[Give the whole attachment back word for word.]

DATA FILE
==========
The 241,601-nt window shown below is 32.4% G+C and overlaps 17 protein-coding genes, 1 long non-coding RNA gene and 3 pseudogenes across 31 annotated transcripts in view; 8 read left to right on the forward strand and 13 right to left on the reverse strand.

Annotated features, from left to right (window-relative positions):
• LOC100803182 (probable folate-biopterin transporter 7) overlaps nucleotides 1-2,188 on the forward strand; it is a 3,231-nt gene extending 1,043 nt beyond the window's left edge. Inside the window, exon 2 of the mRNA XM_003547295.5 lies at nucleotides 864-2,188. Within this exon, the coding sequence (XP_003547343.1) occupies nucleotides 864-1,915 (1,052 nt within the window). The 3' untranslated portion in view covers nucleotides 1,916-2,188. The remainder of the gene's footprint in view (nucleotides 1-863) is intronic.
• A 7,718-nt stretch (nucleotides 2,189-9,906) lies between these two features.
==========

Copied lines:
The 241,601-nt window shown below is 32.4% G+C and overlaps 17 protein-coding genes, 1 long non-coding RNA gene and 3 pseudogenes across 31 annotated transcripts in view; 8 read left to right on the forward strand and 13 right to left on the reverse strand.

Annotated features, from left to right (window-relative positions):
• LOC100803182 (probable folate-biopterin transporter 7) overlaps nucleotides 1-2,188 on the forward strand; it is a 3,231-nt gene extending 1,043 nt beyond the window's left edge. Inside the window, exon 2 of the mRNA XM_003547295.5 lies at nucleotides 864-2,188. Within this exon, the coding sequence (XP_003547343.1) occupies nucleotides 864-1,915 (1,052 nt within the window). The 3' untranslated portion in view covers nucleotides 1,916-2,188. The remainder of the gene's footprint in view (nucleotides 1-863) is intronic.
• A 7,718-nt stretch (nucleotides 2,189-9,906) lies between these two features.